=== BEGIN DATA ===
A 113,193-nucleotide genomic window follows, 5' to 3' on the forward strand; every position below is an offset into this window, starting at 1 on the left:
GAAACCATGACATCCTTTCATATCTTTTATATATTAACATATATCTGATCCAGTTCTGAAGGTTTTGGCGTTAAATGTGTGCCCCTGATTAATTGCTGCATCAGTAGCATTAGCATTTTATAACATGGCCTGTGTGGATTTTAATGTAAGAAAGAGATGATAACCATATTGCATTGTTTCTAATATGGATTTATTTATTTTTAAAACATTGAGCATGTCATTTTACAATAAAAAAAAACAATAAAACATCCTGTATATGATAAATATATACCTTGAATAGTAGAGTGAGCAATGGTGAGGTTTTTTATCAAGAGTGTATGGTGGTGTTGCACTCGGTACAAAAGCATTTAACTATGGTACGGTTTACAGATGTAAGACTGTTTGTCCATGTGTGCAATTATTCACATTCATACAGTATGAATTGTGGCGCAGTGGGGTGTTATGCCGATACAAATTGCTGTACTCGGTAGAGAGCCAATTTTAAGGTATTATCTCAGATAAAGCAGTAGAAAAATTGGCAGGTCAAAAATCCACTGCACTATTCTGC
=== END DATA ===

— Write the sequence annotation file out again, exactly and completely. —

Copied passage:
A 113,193-nucleotide genomic window follows, 5' to 3' on the forward strand; every position below is an offset into this window, starting at 1 on the left:
GAAACCATGACATCCTTTCATATCTTTTATATATTAACATATATCTGATCCAGTTCTGAAGGTTTTGGCGTTAAATGTGTGCCCCTGATTAATTGCTGCATCAGTAGCATTAGCATTTTATAACATGGCCTGTGTGGATTTTAATGTAAGAAAGAGATGATAACCATATTGCATTGTTTCTAATATGGATTTATTTATTTTTAAAACATTGAGCATGTCATTTTACAATAAAAAAAAACAATAAAACATCCTGTATATGATAAATATATACCTTGAATAGTAGAGTGAGCAATGGTGAGGTTTTTTATCAAGAGTGTATGGTGGTGTTGCACTCGGTACAAAAGCATTTAACTATGGTACGGTTTACAGATGTAAGACTGTTTGTCCATGTGTGCAATTATTCACATTCATACAGTATGAATTGTGGCGCAGTGGGGTGTTATGCCGATACAAATTGCTGTACTCGGTAGAGAGCCAATTTTAAGGTATTATCTCAGATAAAGCAGTAGAAAAATTGGCAGGTCAAAAATCCACTGCACTATTCTGC